Accessibility of the LNER “Wellness Train”

LNER have been pushing their “Wellness Train” for some weeks now.

(one wonders if she / the customers will be keeping their clothes on)

There are serious concerns about the accessibility of this event. I therefore tweeted Freedom of Information requests for the relevant Equality Impact Assessments.

They have now sent me their LNER Wellness Train Equality Impact Assessment FOI response. (As my request was public, I thought I would make the response public too).

I think it is… interesting in what it reveals. Some key comments (emphasis added):

  • “Can we maybe invite (redacted) or discuss with him guidance on the compliances for wheelchairs
    access as I believe we would be in breach
  • “we should not use coach A for walk on or regular online sales as customers with wheelchairs will not be able to get off at Lincoln (the train hangs off platform after coach H)”
  • “I know you’re in the process of doing an EqIA for this wellness train. I’m a bit concerned that it’s already planned and advertised and that this process is supposed to be signed off before that happens
  • “we are currently in a position where we are launching the event before an EqIA has been done. This means we have failed to consider our obligations under the public sector section of the Equality Act. If we do receive any challenge, this immediately undermines any ability to defend and is a breach of the law in itself.
  • “how are we making reservations available for non-event passengers who need a wheelchair space on that train? If we don’t do this, we are in breach of our license. 10% of all seats on the unit must be unreserved priority seats, even in event carriages. How are you ensuring this is the case?”
  • “how are we reassuring ourself that the trainers/instructors are competent to train someone who is blind, deaf, on the autism spectrum, etc.? How are we engaging with these suppliers too, are they deemed ‘contractors’? We have obligations to deliver training to anyone representing LNER who directly interacts with customers under our license”
  • “how are we selling these EventBright tickets? If I go into a travel centre can I get them? If I call the contact centre can they offer these? If this is online only then it is a potential Equality Act breach. We have spent a lot of time and money on the accessibility of our platform. How are we reassured about this for EventBrite?”
  • “there is a celebrity in attendance for one of the carriages. If a wheelchair user picks that event and is in a different carriage, will they get to meet the celebrity? How is this planned?”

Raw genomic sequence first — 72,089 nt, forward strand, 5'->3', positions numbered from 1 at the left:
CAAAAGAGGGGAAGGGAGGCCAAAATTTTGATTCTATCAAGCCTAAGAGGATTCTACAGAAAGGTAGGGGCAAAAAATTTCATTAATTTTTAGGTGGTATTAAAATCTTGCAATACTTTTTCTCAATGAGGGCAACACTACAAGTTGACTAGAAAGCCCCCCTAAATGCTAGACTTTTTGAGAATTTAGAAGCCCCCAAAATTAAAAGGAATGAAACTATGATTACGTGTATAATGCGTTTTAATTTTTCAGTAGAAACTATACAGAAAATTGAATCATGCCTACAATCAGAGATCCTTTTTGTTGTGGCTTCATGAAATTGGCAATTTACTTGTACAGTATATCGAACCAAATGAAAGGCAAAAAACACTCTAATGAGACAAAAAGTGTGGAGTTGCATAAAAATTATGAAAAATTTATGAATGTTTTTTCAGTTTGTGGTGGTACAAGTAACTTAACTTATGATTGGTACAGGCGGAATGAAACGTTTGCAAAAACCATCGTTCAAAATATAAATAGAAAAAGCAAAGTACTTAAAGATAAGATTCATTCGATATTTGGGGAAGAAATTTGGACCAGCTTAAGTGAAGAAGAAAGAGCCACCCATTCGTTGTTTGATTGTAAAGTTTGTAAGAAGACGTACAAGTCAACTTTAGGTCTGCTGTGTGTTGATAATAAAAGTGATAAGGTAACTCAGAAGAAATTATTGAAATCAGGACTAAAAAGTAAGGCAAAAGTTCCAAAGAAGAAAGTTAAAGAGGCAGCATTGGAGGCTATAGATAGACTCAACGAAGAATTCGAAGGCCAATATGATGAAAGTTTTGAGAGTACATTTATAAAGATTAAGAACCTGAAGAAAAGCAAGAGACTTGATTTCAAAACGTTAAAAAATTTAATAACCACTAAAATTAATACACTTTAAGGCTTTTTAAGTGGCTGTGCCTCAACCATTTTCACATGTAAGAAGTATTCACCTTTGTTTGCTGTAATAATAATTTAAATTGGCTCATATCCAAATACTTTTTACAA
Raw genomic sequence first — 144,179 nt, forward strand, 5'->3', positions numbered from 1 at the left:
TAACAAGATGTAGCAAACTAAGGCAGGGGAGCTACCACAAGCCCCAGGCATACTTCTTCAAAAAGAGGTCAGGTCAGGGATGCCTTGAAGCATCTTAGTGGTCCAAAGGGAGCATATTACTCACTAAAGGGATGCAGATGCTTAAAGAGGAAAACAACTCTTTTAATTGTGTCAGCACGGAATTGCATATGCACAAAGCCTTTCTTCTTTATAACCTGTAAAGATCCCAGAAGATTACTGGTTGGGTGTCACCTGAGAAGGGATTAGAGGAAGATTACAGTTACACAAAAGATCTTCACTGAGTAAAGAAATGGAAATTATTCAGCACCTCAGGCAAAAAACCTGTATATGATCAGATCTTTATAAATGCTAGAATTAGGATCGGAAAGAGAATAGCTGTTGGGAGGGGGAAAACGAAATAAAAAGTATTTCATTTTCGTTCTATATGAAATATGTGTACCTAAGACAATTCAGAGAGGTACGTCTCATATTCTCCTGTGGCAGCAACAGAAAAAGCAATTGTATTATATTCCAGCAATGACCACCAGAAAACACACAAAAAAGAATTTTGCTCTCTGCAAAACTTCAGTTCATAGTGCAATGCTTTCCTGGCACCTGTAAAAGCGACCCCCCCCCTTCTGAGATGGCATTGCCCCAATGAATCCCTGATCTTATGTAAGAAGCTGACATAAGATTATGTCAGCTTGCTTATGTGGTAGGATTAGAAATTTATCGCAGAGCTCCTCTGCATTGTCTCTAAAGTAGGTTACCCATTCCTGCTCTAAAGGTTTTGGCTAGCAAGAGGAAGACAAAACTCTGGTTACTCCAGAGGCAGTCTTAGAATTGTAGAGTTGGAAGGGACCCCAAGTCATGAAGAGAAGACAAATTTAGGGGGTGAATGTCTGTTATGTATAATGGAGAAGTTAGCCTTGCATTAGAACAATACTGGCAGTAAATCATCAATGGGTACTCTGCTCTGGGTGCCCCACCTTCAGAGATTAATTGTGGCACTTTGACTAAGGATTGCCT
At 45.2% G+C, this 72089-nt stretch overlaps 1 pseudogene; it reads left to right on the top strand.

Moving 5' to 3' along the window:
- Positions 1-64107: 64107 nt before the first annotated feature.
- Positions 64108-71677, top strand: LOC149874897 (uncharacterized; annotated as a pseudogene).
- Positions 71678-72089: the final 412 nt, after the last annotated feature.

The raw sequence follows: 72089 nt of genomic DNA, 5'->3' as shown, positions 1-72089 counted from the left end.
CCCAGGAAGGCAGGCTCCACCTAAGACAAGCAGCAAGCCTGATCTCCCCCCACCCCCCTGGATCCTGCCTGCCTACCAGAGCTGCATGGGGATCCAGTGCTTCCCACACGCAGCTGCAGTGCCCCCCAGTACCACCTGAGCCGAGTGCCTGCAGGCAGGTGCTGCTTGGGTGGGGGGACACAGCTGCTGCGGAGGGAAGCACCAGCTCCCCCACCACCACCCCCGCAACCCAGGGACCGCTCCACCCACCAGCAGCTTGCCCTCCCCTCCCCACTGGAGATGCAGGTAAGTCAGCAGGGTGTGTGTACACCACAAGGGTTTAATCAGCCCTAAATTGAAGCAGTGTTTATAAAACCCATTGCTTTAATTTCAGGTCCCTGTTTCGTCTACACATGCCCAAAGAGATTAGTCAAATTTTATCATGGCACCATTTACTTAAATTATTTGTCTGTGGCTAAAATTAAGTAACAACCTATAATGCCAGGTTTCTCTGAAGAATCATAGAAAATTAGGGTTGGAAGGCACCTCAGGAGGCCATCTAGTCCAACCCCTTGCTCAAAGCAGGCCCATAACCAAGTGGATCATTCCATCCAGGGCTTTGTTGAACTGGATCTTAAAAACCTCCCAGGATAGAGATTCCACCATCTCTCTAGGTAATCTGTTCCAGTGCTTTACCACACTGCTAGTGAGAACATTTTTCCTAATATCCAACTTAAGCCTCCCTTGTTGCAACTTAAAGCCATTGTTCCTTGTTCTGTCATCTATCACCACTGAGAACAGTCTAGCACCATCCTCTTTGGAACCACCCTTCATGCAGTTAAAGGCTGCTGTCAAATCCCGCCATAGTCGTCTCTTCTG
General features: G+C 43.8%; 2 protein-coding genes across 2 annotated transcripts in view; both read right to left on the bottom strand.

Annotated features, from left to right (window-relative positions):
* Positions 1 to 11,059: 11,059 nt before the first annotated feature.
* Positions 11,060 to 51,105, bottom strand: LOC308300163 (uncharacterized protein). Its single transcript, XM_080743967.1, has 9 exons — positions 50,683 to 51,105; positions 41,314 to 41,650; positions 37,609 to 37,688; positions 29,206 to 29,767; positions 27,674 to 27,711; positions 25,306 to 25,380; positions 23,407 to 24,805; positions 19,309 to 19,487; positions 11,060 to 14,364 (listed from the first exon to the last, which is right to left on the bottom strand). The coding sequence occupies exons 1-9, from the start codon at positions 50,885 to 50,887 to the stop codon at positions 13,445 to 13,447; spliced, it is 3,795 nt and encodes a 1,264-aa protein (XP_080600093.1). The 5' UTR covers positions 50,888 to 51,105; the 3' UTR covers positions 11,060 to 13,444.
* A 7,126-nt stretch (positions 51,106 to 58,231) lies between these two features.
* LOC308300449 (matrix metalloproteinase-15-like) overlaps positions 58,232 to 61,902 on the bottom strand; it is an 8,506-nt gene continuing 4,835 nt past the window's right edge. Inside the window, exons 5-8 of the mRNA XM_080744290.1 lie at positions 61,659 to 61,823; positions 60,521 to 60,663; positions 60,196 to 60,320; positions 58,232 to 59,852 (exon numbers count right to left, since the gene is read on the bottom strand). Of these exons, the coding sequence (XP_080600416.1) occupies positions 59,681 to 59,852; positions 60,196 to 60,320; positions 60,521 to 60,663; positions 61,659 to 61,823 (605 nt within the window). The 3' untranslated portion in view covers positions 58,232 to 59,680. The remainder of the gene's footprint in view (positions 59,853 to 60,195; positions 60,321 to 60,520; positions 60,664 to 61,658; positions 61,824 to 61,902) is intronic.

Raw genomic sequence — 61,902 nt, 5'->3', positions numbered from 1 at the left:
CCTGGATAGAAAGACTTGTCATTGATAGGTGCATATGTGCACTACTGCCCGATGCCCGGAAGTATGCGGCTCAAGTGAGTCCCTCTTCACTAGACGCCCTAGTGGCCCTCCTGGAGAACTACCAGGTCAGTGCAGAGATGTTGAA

• at some point some other person reckoned that the event is Fully Inclusive – NO RISK“. A view evidently not shared by the Accessibility and Inclusion Manager (who as revealed in this, is excellent, as expected)

It’s pretty clear that this whole thing was put on without thinking of the accessibility implications, then they have had to attempt to retrospectively bolt-on adjustments and justification – which never really works. Accessibility should be designed in from the start in everything anybody does, and in particular anything a publicly owned body such as LNER does.

However I understand that the lessons from this debacle have been learned, or certainly are being learned, as is made pretty clear in the release:

  • Once we have completed our event we will look for feedback from the cm who attended the event, with this information we shall look to implement any changes (where possible) for any future events. In addition to this there will be a full debrief of the event with the Accessibility & Inclusion Manager, Senior Customer Relations Manager and Events Manager to look at lessons learned.
  • “Moving forward for future appropriate events these will be discussed within the accessibility forum.

So I’m not going. (aren’t I a good boy!)

I remain sceptical as to how many people will pay £50 to turn up in Kings Cross at 08:06 to travel to Lincoln whilst doing adult doodling etc. on a normal service train. I suspect this may well prove a flop – but we’ll see.

I’ll certainly be very surprised to see anything like this happen again. It damn well shouldn’t; treating accessibility as an afterthought is never acceptable.